International Insider: ‘Baby Reindeer’s Unexpected Rise; Canadian Strike Nears; Bollywood & Politics


Good afternoon Insiders, Jesse Whittock back again.  Lots to take you through from around the world this week, buckle up.

Baby Reign-deer

Richard Gadd in Baby Reindeer

Crown of antlers: Baby Reindeer, Netflix’s lightly fictionalized story of a comedian being pursued by a creepy stalker, has reigned over the cultural conversation in the UK and beyond this week. Created by Richard Gadd, the series has wowed critics with its sharp dialogue and gripping story. Viewers have agreed with the verdict. The drama from The End of the F***ing World producer Clerkenwell Films cemented its sleeper hit status by growing its audience by 64% in its second week on Netflix, meaning Episode 1 has been watched by nearly 5 million people in the UK. It’s a similar story elsewhere: Baby Reindeer surged to the top of Netflix’s English-language TV chart, racking up 13.3 million views in the week to April 21.

Unintended consequences: Baby Reindeer has sparked conversations about complex relationships and sexual violence, but its success has also had an unwelcome by-product. As fans have been transfixed by Martha (Jessica Gunning) plaguing Donny (Gadd) with idiosyncratic emails and unexpected visits, they have also been speculating wildly on social media about the characters’ real identities. The frenzied amateur detective work led to false accusations being made, including about Gadd’s friend Sean Foley, an Olivier Award-winning actor, writer and director, who was wrongly accused of being sexual predator Darrien. Gadd and Gunning implored fans to stop speculating, with both saying that it was not the point of the show. The response from some has been: well, what did you expect? In an op-ed for the i newspaper, journalist Julia Raeside put it like this: “Netflix and its new star have some serious questions to answer about the apparent lack of due diligence when it comes to protecting people.”

The Baby blossoms: For all its foibles, Baby Reindeer looks set to be the making of Gadd and Gunning. Gadd has drawn inevitable comparisons with ​​Phoebe Waller-Bridge given the series, like Fleabag, started life as a one-person show at the Edinburgh Festival. The series has also been compared to Michaela Coel’s BBC/HBO drama I May Destroy You, which also dealt with themes of sexual violence. Gadd this week signed with UTA for representation in the U.S. as his star ascends. Gunning, meanwhile, entered the writers’ room for Season 3 of BBC/Amazon series The Outlaws, in which she stars. She created quite the buzz during an appearance at this week’s Creative Cities Convention in the UK (more below). Expect to hear more from both.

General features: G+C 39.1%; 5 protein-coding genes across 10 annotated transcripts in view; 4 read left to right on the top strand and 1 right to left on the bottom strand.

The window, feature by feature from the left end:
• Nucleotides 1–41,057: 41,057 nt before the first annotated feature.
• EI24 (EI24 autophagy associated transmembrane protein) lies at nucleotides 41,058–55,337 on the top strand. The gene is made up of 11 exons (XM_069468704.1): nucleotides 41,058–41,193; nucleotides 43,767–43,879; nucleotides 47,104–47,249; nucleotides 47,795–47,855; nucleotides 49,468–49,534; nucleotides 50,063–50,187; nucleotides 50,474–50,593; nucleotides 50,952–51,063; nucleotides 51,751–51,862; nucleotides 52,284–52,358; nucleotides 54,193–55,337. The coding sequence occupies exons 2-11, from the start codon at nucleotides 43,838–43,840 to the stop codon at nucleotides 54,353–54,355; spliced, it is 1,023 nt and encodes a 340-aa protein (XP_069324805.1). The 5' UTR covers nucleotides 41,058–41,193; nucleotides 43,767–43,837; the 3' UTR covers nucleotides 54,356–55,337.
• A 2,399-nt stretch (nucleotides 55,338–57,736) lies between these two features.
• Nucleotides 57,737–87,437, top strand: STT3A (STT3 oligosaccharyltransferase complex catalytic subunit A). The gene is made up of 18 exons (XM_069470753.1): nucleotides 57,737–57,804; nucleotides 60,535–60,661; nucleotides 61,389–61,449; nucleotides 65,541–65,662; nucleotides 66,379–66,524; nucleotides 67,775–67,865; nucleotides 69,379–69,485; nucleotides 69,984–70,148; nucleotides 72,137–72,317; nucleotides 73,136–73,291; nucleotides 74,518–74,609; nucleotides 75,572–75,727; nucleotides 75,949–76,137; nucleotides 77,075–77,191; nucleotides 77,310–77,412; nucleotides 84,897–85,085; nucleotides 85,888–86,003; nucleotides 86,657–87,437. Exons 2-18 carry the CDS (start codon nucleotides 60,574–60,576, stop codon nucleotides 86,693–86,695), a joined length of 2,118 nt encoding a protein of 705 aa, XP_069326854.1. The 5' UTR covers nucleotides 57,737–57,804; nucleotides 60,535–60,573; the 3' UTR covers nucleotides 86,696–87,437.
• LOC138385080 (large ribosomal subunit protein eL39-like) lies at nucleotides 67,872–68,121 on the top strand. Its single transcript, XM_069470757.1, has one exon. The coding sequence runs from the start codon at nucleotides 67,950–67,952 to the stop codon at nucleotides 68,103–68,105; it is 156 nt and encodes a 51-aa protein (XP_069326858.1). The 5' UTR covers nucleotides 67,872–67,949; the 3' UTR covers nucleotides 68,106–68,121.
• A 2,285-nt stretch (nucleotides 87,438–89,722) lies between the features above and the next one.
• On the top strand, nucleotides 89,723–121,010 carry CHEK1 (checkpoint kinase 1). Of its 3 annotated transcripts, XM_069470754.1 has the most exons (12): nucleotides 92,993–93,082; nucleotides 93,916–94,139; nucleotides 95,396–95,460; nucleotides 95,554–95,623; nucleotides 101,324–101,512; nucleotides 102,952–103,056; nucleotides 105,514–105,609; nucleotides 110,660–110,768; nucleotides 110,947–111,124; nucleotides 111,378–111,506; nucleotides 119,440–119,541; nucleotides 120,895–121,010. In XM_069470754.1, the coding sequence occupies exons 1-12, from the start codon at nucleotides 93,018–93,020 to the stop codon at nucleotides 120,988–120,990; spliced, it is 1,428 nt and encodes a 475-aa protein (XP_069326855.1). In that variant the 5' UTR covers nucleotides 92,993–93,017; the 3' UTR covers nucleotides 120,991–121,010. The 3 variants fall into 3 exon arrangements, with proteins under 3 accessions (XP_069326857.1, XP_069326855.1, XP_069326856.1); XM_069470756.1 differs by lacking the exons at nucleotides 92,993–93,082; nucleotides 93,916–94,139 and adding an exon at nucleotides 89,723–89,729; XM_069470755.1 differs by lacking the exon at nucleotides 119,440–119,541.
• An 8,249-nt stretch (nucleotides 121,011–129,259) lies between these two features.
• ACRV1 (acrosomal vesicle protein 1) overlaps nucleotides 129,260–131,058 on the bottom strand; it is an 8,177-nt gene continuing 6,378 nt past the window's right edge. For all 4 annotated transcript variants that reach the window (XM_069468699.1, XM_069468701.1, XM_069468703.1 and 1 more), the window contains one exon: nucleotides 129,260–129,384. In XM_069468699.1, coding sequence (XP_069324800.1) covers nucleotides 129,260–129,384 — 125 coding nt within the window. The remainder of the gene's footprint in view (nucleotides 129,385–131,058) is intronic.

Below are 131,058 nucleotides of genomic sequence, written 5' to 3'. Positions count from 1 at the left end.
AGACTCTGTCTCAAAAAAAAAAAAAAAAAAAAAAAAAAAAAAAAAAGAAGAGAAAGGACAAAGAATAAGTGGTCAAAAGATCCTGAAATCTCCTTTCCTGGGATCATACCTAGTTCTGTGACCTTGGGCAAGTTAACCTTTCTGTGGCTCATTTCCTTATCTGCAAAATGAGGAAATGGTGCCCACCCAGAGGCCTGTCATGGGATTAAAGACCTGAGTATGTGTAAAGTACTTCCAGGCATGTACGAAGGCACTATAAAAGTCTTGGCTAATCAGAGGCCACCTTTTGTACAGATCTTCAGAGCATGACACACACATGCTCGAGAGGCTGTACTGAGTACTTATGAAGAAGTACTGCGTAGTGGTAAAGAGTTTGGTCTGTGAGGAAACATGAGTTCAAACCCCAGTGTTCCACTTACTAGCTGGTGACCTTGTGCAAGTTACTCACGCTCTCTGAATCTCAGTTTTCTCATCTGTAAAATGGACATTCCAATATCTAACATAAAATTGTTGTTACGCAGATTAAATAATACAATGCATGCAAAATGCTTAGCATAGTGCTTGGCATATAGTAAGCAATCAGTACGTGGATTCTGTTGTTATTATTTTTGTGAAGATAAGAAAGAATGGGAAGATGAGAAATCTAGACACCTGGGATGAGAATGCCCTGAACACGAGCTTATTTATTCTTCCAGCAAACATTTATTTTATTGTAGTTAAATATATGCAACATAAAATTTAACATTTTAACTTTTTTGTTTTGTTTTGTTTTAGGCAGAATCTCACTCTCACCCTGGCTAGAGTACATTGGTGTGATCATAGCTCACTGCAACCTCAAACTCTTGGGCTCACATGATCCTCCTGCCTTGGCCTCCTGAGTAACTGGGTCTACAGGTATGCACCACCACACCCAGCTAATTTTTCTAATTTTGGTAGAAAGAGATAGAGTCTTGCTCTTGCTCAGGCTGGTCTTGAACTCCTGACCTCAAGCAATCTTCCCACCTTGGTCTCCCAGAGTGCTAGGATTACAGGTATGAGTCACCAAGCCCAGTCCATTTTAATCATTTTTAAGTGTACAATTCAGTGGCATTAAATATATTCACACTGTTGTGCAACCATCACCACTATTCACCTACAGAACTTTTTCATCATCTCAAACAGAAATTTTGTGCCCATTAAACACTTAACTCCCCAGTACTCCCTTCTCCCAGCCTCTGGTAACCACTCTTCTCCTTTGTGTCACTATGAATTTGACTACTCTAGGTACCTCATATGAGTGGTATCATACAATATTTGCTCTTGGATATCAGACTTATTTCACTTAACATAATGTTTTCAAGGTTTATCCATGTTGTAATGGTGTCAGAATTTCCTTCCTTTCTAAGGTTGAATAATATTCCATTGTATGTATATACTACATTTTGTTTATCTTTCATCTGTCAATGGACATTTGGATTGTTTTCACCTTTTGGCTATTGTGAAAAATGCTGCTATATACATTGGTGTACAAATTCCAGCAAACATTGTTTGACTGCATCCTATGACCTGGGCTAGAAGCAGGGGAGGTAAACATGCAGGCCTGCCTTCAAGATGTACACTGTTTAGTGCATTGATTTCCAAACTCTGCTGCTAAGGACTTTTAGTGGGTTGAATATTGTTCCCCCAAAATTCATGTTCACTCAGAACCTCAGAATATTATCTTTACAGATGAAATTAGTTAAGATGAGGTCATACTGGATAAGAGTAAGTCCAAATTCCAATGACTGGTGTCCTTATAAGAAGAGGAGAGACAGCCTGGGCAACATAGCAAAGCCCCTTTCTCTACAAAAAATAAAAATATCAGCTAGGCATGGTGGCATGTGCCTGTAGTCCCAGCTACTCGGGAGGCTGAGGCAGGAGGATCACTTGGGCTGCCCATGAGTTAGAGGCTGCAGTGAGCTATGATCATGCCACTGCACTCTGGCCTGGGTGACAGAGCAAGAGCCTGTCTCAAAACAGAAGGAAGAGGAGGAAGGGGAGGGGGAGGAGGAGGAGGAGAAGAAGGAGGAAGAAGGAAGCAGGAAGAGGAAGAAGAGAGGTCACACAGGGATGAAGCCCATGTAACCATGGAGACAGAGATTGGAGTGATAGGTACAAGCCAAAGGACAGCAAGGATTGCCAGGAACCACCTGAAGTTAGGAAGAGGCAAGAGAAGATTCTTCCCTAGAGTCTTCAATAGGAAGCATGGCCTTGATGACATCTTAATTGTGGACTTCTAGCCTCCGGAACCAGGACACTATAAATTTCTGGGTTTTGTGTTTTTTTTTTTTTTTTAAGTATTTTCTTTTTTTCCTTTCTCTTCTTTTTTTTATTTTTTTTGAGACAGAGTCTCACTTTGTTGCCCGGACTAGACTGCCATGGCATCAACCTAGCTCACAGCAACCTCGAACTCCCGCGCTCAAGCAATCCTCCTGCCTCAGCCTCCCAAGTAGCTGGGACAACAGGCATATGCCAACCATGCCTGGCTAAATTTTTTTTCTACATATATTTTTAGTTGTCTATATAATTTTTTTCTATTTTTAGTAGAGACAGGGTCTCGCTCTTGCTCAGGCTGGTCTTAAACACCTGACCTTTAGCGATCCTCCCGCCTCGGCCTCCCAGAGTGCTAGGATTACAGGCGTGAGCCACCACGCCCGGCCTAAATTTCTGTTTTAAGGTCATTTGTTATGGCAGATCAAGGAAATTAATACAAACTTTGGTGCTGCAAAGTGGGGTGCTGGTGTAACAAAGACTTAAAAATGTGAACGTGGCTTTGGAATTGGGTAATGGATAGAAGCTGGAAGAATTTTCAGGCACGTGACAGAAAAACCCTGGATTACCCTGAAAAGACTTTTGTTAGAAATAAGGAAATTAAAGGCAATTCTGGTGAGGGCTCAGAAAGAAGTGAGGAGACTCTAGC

Canada Nears Strike Precipice

The Writers Guild of Canada has voted to approve strike action

On the edge: You might have thought the devastating dual strikes in Hollywood last year would have dissuaded other global guilds from taking action, but that is certainly not the case north of the U.S. border. In fact, it appears to have emboldened the Writers Guild of Canada (WGC). Yesterday, WGC members voted “overwhelmingly” to authorize strike action should the union not soon reach an agreement with the Canadian Media Producers Association (CMPA). “While a strong strike mandate does not necessarily mean we will strike, it tells the producers we are ready to defend ourselves if necessary,” said WGC Executive Director Victoria Shen, who is on the union’s negotiating team. In response, the CMPA’s Sean Porter said industrial action would be “extremely damaging” and added the body was “committed to a negotiated settlement with the WGC.”

The background: So how have we reached this point? Well, six months of fruitless discussions, really. The previous Independent Production Agreement ran out on December 31, 2023, and an interim one was brought in. Disagreements over AI provisions, writer compensation (especially those working in animation) and mini-rooms are central to the current impasse — sound familiar? The WGC claims its members’ aggregate earnings have fallen by over 20% over the past five and a half years when adjusted for inflation. Compounding that, Canada’s half-implemented streamer regulation has led to a slowdown in streamer commissions and only pubcaster the CBC and Bell Media can really be relied upon to commission at any significant volume. All these issues impact both writers and producers, and the streaming situation won’t be resolved until it is decided how Netflix and co are legally required to spend under the Online Streaming Act, which has technically been law for some time now but is unlikely to be resolved until 2025. More context can be found in this long-read from January. The egg timer has been turned over and seconds are slipping away for the WGC and CMPA. Resolution is needed.

Getting Creative In Bristol